I know that not all human cells have nuclei (erythrocytes eject theirs before they are fully matured), but do all human cells have all the other organelles? The two I'm particularly concerned with are the Golgi apparatus and lysosomes.
The presence of an organelle in a cell is strongly connected with its main function. For example in red blood cells, to have maximum space for haemoglobin and hence oxygen storage, many of the organelles are not present such as nucleus, golgi complex, lysosomes, etc. Another example can be of liver cells or muscle cells having a very high amount of mitochondria and ribosomes for high ATP production and protein synthesis. Similarly, each cell is designed in the most efficient way that aligns with its main function.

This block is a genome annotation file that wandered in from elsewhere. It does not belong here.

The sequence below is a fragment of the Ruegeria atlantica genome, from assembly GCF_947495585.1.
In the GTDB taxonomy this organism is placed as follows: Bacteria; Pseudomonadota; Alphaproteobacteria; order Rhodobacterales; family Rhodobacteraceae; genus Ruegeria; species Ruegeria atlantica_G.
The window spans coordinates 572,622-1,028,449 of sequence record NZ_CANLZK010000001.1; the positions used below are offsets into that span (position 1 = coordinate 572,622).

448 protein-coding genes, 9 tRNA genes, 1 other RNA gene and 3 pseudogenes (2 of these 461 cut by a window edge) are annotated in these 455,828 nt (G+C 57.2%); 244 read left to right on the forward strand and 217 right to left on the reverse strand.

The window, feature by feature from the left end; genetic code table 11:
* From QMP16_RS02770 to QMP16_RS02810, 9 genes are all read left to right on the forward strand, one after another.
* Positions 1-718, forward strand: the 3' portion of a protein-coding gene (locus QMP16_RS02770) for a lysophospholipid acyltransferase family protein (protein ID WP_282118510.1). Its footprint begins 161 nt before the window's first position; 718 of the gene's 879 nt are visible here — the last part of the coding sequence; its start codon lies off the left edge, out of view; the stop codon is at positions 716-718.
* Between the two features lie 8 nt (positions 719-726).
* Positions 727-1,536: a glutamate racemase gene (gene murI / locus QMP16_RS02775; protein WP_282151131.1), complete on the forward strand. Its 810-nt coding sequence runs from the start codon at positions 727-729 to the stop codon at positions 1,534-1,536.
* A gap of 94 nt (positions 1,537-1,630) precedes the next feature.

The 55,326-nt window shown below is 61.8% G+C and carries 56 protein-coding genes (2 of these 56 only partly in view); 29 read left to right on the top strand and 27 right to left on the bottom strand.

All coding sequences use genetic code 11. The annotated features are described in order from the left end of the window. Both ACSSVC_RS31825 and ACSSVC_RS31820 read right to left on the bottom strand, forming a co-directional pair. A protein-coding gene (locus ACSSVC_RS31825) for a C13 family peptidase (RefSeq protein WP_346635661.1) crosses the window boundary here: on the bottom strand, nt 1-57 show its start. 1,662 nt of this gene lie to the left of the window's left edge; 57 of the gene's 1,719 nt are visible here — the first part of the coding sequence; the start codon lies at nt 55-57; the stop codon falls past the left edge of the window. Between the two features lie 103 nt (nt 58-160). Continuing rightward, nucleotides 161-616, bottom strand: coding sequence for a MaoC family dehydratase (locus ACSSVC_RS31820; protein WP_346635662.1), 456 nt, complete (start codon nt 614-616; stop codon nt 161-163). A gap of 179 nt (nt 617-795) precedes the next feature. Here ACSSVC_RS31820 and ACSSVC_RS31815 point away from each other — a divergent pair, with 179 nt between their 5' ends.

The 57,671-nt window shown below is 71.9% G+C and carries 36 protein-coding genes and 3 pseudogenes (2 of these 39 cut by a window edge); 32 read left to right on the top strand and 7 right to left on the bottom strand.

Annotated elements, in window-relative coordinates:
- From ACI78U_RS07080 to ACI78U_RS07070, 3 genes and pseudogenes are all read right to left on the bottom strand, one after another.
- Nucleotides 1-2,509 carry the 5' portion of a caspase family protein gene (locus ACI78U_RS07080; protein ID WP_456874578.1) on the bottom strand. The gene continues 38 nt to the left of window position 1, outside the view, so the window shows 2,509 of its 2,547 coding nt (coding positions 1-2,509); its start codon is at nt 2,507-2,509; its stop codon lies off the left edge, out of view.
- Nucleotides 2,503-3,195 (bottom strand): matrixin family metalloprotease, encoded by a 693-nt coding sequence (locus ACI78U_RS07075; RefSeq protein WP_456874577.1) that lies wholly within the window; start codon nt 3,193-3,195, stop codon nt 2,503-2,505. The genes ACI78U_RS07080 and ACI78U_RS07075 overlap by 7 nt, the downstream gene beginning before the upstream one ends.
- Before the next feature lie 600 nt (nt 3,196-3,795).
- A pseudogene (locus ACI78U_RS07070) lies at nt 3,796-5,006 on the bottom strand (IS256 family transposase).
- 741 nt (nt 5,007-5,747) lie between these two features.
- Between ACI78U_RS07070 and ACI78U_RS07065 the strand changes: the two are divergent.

The answer to your question is no. Not all cells have golgi complex or lysosomes.
One thing that is important here is that the presence of golgi complex is linked with the presence of lysosomes. If there are no golgi complexes, lysosomes are also not present there.
Hope it helps.
I believe that yes.
Here is more to read about: https://bscb.org/learning-resources/softcell-e-learning/golgi-apparatus/ "is found in all plant and animal cells"
and explanation why so https://sciencing.com/would-did-not-golgi-bodies-8657737.html
I am no expert in this but I was looking for it as well, I believe it is right.